When Cerebral was released last year, it was a celebration of people gathering around an experiment. An experiment building a framework that understood the application it was running. A framework that would free us from getting lost building mental images of how the application works; letting us explore a graphical representation of the state, state changes, side effects, renders, and ultimately how these interact. With Cerebral 2 the experiment has matured into a framework that truly stands out in the JS jungle.
In this article we are going to talk about writing good code and what challenges we face reaching for it. Readable, declarative, composable and testable are all terms related to writing good code. Often pure functions is referred to as the solution, but writing web applications is mostly about side effects and complex asynchronous flows, concepts that are inherently impure. This article will explain a concept that allows us to inherit all these great attributes of pure functions and still embrace side effects and complex asynchronous flows.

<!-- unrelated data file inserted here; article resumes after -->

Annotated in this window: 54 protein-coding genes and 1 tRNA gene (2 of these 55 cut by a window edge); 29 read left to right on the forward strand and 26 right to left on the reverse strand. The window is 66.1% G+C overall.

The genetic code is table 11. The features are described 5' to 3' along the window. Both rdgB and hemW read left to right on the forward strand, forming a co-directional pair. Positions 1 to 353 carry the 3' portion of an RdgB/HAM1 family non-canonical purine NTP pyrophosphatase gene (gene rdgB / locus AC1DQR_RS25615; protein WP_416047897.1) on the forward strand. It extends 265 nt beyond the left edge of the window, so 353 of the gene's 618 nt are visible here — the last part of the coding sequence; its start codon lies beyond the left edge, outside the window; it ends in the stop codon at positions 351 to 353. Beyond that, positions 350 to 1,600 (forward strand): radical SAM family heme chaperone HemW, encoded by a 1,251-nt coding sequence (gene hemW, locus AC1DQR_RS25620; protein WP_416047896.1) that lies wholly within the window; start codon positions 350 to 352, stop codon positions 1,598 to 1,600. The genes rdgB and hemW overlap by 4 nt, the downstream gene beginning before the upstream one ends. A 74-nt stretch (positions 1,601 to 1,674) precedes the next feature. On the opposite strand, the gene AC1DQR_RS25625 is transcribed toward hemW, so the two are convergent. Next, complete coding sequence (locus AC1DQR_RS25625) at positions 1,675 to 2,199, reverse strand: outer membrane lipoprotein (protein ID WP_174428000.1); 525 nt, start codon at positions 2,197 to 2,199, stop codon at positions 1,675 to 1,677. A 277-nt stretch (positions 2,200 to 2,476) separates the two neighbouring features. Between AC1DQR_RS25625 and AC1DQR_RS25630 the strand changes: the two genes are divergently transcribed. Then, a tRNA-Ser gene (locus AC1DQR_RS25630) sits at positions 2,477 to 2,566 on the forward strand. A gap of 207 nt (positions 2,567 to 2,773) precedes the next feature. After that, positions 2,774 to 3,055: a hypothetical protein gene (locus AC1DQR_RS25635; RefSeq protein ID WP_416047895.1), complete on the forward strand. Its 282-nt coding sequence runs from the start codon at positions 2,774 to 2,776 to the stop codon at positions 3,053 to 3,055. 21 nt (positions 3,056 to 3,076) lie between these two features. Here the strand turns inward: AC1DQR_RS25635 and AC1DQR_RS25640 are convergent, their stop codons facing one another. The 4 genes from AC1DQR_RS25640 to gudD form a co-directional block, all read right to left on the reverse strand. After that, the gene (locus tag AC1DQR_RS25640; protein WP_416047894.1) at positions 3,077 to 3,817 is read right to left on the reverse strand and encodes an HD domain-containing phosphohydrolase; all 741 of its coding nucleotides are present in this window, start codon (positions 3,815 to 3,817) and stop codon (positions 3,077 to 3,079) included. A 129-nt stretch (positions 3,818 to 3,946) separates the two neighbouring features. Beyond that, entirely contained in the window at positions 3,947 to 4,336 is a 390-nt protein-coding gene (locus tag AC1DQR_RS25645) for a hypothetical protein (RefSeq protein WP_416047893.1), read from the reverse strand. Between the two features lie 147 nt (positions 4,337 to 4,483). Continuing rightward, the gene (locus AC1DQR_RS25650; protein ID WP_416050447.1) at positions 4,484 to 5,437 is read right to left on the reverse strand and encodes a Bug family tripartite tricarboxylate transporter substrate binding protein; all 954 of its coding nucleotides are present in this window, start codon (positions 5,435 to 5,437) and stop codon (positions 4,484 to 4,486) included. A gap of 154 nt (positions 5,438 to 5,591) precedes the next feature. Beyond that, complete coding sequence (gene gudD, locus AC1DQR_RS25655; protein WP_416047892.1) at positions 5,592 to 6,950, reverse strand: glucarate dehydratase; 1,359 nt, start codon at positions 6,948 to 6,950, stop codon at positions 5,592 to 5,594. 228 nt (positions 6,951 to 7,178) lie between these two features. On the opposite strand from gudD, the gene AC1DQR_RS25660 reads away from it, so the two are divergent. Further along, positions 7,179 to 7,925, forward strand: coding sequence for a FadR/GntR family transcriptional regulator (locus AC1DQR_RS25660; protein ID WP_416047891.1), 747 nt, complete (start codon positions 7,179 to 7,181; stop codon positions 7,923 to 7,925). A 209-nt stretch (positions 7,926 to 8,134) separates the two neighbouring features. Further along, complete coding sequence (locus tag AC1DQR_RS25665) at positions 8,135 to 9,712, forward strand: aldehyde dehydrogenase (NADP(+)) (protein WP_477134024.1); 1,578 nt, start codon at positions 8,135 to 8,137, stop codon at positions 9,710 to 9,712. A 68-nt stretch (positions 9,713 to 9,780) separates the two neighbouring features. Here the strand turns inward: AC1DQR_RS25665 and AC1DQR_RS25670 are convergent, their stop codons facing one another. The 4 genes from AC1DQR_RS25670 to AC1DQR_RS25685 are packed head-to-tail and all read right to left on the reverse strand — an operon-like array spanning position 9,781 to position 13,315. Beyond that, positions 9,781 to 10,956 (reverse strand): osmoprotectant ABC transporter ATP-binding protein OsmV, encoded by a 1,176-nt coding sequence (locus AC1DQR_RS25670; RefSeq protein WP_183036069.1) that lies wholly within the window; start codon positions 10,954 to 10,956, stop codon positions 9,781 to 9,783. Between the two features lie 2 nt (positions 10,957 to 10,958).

In the world of web applications it is not enough to just write code. We also need a well thought out interface for our users to interact with the application. The web has changed a lot the last few years as we have moved from building static websites to full fledged complex applications. The workflow of writing code, collaborating with designers and push great products out the door is still changing as we explore this brave new world. In this article I am going to tell you about a collaboration where the designer treats the developer as a manufacturer of components, and how this idea can make very happy developers and designers.
Functional Reactive Programming concepts is really grabbing a hold in the community these days. Projects like Elm, Cycle JS, Angular2 and soon to come RxJs5 is all over twitter, at least on my account :) They are all about observables. If you have not heard of observables they can quickly be explained as a way to handle input over time. This input coming from a mouse click, messages over websocket or whatever really.